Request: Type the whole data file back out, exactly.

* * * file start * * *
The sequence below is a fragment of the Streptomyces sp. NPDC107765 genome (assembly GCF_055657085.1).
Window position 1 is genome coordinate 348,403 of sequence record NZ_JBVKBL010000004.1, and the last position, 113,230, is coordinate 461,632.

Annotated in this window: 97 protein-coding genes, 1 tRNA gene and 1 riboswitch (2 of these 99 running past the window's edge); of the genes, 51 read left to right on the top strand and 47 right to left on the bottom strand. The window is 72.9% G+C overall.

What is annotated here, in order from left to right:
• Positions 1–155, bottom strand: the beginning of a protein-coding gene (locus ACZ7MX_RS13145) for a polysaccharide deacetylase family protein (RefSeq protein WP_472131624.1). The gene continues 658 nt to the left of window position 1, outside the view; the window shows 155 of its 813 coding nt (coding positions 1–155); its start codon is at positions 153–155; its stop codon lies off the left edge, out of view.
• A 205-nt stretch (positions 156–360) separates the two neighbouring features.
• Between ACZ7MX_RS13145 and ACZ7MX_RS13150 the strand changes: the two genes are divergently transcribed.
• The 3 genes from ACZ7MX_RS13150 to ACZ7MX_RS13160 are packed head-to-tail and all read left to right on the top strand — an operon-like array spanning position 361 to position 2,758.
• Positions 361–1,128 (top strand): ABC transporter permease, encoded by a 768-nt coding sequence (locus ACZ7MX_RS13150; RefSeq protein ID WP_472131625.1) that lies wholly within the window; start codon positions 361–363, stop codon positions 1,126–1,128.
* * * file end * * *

The sequence below is a fragment of the Streptomyces sp. NPDC107765 genome (assembly GCF_055657085.1).
Window position 1 is genome coordinate 348,403 of sequence record NZ_JBVKBL010000004.1, and the last position, 113,230, is coordinate 461,632.

Annotated in this window: 97 protein-coding genes, 1 tRNA gene and 1 riboswitch (2 of these 99 running past the window's edge); of the genes, 51 read left to right on the top strand and 47 right to left on the bottom strand. The window is 72.9% G+C overall.

What is annotated here, in order from left to right:
• Positions 1–155, bottom strand: the beginning of a protein-coding gene (locus ACZ7MX_RS13145) for a polysaccharide deacetylase family protein (RefSeq protein WP_472131624.1). The gene continues 658 nt to the left of window position 1, outside the view; the window shows 155 of its 813 coding nt (coding positions 1–155); its start codon is at positions 153–155; its stop codon lies off the left edge, out of view.
• A 205-nt stretch (positions 156–360) separates the two neighbouring features.
• Between ACZ7MX_RS13145 and ACZ7MX_RS13150 the strand changes: the two genes are divergently transcribed.
• The 3 genes from ACZ7MX_RS13150 to ACZ7MX_RS13160 are packed head-to-tail and all read left to right on the top strand — an operon-like array spanning position 361 to position 2,758.
• Positions 361–1,128 (top strand): ABC transporter permease, encoded by a 768-nt coding sequence (locus ACZ7MX_RS13150; RefSeq protein ID WP_472131625.1) that lies wholly within the window; start codon positions 361–363, stop codon positions 1,126–1,128.